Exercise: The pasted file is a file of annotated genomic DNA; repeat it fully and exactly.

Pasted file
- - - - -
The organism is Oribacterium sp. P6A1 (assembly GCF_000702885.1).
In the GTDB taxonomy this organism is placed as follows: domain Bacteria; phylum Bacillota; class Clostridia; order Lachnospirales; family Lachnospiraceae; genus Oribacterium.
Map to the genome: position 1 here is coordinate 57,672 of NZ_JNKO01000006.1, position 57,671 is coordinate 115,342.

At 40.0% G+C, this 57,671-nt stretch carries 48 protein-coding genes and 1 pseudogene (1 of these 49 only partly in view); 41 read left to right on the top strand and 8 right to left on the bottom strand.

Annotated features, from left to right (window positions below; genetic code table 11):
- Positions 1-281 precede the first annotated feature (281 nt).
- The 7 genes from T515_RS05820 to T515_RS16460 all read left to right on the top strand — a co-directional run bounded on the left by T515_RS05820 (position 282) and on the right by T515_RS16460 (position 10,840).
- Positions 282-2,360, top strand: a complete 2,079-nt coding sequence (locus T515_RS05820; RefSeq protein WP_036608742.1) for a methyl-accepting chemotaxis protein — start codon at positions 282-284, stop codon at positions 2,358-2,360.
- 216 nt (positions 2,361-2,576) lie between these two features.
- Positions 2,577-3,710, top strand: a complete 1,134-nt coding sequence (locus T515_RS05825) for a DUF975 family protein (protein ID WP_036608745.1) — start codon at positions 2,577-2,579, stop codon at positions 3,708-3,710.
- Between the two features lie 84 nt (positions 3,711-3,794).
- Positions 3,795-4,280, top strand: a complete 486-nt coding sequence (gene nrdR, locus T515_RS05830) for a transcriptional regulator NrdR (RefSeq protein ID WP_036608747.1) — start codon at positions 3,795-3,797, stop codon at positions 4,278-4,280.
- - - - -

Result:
The organism is Oribacterium sp. P6A1 (assembly GCF_000702885.1).
In the GTDB taxonomy this organism is placed as follows: domain Bacteria; phylum Bacillota; class Clostridia; order Lachnospirales; family Lachnospiraceae; genus Oribacterium.
Map to the genome: position 1 here is coordinate 57,672 of NZ_JNKO01000006.1, position 57,671 is coordinate 115,342.

At 40.0% G+C, this 57,671-nt stretch carries 48 protein-coding genes and 1 pseudogene (1 of these 49 only partly in view); 41 read left to right on the top strand and 8 right to left on the bottom strand.

Annotated features, from left to right (window positions below; genetic code table 11):
- Positions 1-281 precede the first annotated feature (281 nt).
- The 7 genes from T515_RS05820 to T515_RS16460 all read left to right on the top strand — a co-directional run bounded on the left by T515_RS05820 (position 282) and on the right by T515_RS16460 (position 10,840).
- Positions 282-2,360, top strand: a complete 2,079-nt coding sequence (locus T515_RS05820; RefSeq protein WP_036608742.1) for a methyl-accepting chemotaxis protein — start codon at positions 282-284, stop codon at positions 2,358-2,360.
- 216 nt (positions 2,361-2,576) lie between these two features.
- Positions 2,577-3,710, top strand: a complete 1,134-nt coding sequence (locus T515_RS05825) for a DUF975 family protein (protein ID WP_036608745.1) — start codon at positions 2,577-2,579, stop codon at positions 3,708-3,710.
- Between the two features lie 84 nt (positions 3,711-3,794).
- Positions 3,795-4,280, top strand: a complete 486-nt coding sequence (gene nrdR, locus T515_RS05830) for a transcriptional regulator NrdR (RefSeq protein ID WP_036608747.1) — start codon at positions 3,795-3,797, stop codon at positions 4,278-4,280.